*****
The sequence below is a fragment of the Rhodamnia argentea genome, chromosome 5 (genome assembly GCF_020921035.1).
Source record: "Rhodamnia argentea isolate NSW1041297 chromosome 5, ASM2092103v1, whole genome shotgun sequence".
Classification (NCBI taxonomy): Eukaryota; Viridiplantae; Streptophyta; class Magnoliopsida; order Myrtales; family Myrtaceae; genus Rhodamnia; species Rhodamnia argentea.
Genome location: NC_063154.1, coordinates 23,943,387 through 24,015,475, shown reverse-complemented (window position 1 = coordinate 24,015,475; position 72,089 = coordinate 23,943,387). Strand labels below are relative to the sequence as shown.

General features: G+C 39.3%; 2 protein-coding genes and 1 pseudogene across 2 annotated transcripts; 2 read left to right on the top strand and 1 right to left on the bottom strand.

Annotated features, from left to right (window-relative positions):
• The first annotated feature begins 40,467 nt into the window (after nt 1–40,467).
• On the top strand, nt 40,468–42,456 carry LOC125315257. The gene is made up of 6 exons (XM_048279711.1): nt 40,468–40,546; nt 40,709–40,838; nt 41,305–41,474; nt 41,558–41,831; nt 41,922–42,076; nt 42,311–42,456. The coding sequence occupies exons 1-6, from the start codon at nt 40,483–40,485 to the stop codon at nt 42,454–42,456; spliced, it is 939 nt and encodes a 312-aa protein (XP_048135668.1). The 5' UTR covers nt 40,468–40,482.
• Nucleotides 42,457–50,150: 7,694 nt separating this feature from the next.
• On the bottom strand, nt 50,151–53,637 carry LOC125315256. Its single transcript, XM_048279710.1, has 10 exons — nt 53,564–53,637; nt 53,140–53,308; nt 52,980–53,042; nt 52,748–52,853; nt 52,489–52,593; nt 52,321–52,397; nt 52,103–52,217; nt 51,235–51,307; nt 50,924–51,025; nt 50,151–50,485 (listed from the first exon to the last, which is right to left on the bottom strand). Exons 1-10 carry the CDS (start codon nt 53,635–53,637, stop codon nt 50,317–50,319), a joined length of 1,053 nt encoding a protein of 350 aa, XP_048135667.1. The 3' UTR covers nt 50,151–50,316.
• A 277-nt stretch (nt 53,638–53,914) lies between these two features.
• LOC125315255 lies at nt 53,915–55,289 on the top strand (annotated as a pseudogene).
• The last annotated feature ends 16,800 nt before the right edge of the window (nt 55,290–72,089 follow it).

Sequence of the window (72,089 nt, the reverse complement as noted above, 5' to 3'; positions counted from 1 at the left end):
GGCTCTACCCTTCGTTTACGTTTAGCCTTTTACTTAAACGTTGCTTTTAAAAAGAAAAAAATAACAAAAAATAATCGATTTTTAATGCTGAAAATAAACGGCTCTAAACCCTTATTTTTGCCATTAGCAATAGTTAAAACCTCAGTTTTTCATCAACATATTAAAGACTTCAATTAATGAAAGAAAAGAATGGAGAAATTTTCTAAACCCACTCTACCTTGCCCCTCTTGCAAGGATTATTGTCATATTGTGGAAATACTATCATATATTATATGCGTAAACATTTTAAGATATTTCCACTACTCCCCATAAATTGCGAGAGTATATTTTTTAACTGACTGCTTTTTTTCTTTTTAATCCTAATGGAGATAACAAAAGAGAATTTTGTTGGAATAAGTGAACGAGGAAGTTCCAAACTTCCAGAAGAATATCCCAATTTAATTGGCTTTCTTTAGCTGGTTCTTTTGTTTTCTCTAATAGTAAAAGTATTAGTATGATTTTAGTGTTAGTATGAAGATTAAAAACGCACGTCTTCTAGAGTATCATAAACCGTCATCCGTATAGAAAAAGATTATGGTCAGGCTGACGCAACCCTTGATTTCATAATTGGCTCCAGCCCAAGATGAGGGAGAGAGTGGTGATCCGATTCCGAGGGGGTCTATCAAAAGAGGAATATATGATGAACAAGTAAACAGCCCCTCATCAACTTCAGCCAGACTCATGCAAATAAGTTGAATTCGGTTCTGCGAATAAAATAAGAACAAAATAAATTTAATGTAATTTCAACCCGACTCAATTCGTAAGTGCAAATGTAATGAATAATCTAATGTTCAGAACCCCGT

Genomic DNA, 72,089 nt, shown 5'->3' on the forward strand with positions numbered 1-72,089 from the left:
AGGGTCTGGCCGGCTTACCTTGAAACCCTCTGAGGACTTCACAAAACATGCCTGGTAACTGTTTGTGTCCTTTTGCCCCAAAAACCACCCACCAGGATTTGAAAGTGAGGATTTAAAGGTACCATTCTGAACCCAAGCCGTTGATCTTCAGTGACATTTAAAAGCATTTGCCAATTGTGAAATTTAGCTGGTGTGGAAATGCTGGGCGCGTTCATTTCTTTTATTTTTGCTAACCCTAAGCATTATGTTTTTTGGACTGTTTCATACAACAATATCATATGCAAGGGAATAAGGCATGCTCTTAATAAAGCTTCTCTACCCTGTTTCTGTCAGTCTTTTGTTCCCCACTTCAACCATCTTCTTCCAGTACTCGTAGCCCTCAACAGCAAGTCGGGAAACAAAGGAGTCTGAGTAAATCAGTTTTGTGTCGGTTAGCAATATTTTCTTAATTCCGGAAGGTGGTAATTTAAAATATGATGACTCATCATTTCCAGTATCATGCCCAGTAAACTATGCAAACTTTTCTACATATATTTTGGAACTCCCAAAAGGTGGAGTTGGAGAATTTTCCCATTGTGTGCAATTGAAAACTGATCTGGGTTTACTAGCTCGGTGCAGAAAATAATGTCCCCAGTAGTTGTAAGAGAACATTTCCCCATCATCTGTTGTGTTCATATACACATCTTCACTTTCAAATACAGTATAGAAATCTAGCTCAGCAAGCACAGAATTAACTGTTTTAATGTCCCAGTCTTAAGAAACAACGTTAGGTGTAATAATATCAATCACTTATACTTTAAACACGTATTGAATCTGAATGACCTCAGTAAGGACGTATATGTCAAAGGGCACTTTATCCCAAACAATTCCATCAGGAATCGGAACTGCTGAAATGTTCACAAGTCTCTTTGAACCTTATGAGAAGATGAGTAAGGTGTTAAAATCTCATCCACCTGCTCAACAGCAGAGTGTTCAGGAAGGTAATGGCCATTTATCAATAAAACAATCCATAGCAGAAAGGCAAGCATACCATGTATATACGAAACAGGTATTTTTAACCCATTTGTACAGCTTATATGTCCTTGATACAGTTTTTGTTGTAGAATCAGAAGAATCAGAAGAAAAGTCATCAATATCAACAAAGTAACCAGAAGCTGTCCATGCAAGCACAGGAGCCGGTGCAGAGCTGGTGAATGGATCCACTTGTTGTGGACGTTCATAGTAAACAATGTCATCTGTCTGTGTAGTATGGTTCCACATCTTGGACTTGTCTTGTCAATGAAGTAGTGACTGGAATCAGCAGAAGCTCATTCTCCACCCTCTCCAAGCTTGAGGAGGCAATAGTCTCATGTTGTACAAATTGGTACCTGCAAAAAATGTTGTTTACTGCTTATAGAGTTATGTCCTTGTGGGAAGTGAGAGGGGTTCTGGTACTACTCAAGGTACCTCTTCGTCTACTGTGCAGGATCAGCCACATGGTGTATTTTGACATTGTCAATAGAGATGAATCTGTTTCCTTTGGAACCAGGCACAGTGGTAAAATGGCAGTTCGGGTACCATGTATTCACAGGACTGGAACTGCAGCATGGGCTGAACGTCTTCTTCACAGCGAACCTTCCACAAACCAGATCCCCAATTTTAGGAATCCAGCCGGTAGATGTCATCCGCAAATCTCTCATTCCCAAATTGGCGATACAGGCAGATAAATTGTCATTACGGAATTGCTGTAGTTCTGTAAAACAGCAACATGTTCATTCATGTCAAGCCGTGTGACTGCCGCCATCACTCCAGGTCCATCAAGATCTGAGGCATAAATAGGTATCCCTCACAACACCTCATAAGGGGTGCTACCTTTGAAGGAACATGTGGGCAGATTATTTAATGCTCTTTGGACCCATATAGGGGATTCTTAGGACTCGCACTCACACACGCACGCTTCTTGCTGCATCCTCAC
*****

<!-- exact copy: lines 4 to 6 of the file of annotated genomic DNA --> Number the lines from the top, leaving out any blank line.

Genome location: NC_063154.1, coordinates 23,943,387 through 24,015,475, shown reverse-complemented (window position 1 = coordinate 24,015,475; position 72,089 = coordinate 23,943,387). Strand labels below are relative to the sequence as shown.

General features: G+C 39.3%; 2 protein-coding genes and 1 pseudogene across 2 annotated transcripts; 2 read left to right on the top strand and 1 right to left on the bottom strand.

Annotated features, from left to right (window-relative positions):